On-line portal for the validation of BCCOM data: results from year one


Year:

Session type:

C. Lagord1, B. Shand2, L. Madras-Purushothaman1, O. Kearins1, J. Rashbass2, G. Rashbass1, A. Hartnett1
1West Midlands Cancer Intelligence Unit, Birmingham, UK, 2Eastern Cancer Registration & Information Centre, Cambridge, UK

Background

The BCCOM audit aims to provide, for all symptomatic breast cancers diagnosed in the UK, data to enable the generation of outcome measures. In 2011 the WMCIU and the ECRIC developed an online BCCOM portal allowing breast surgeons in England and Wales to log in, access, amend and validate their data.

Method

BCCOM Online was built as an extension of the Encore (English National Cancer Online Registration Environment) national cancer registration platform. Breast surgeons were invited to validate the information recorded by cancer registries for patients under their care in 2008. To minimise the risk of disclosure, surgeons could access only their assigned patients.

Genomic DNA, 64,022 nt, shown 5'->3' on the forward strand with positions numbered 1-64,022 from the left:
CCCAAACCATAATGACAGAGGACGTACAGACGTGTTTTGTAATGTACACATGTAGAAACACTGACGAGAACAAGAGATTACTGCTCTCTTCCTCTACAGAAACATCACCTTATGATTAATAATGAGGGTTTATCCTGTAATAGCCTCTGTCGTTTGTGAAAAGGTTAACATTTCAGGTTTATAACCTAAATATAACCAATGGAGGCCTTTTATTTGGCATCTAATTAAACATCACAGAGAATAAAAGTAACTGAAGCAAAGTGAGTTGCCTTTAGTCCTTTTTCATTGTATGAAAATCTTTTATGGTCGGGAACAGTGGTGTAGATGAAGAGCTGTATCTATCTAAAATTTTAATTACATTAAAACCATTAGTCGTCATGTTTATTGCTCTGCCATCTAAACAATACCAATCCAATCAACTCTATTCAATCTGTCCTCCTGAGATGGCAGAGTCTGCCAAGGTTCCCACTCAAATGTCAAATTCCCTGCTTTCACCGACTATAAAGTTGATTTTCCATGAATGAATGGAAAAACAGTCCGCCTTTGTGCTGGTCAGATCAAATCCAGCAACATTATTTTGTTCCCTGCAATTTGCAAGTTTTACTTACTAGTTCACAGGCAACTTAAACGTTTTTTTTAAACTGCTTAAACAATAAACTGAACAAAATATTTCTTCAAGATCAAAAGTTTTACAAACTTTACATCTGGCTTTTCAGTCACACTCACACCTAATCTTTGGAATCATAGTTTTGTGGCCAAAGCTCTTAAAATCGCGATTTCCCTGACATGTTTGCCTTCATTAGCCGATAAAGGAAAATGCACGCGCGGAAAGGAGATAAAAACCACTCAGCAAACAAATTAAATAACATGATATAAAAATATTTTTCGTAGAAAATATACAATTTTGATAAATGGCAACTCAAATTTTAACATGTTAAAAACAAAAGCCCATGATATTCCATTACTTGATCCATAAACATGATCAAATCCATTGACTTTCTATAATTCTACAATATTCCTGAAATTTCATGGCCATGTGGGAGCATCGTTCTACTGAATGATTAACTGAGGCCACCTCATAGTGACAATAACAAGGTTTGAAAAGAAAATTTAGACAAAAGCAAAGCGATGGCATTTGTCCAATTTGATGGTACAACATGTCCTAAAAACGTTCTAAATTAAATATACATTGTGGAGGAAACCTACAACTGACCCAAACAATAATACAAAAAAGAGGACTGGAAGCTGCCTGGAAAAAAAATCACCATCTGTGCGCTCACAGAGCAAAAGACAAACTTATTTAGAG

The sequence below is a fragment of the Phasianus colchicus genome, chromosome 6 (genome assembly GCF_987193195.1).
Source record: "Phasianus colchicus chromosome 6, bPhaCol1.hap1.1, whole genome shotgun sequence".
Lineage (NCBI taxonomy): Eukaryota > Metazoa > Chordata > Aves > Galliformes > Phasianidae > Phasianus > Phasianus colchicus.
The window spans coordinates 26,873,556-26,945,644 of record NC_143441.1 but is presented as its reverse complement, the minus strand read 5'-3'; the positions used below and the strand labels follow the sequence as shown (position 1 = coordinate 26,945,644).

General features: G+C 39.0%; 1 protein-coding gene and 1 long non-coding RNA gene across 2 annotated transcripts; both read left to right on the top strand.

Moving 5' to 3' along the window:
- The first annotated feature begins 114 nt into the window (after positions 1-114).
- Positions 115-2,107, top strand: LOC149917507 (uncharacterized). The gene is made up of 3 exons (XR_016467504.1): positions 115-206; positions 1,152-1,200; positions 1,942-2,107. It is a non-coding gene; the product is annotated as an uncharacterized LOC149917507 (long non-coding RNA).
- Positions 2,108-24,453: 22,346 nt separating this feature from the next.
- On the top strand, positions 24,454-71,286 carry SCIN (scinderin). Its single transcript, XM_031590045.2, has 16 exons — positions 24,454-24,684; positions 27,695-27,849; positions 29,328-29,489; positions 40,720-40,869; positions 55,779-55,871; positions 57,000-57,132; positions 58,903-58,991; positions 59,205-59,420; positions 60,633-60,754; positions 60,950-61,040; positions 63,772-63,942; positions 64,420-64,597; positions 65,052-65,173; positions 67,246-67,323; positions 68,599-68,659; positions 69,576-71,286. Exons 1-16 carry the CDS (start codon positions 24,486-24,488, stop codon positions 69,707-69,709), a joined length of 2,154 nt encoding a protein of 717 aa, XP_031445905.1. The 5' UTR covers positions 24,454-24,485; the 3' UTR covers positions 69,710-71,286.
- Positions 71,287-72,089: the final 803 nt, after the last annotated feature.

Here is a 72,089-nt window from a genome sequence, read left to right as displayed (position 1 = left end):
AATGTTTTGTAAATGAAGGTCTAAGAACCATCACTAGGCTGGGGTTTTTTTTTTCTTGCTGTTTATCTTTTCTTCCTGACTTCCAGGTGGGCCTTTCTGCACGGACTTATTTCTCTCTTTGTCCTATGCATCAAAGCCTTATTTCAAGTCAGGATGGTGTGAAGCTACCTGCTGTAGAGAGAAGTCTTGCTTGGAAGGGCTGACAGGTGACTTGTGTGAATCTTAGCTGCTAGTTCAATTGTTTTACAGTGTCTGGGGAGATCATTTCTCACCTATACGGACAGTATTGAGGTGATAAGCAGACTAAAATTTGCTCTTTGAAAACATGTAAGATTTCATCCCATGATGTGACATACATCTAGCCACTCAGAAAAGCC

Results

In June 2011, 361 surgeons were invited to validate their BCCOM data. 242 (67%) of invited surgeons created a BCCOM Online account. Overall 101 surgeons submitted 6,537 validated cases to BCCOM. In March 2012, automatic reports were generated, allowing clinicians to document their current practice and compare it against national averages. Reports were produced for all eligible breast surgeons, whether they had validated their data or not. Lessons learned from BCCOM Online Year 1 will be presented, together with measures of the quality/quantity of information added by clinicians.

Conclusion

Participation to BCCOM was lower than in previous years, with surgeons reporting difficulties in accessing the secure website and lack of time/ resources. It is anticipated that several factors will encourage participation in Year 2:

  • Timeliness: BCCOM Online Year 2 will audit patients diagnosed in 2010.
  • Surgeon-level reports: by the time Year 2 is launched, most surgeons will have downloaded this new BCCOM resource. Whether they use them for revalidation purposes or local audit, ensuring these reports are based on high quality data should become a higher priority for clinicians.
  • Improved guidance will be developed based on feedback received.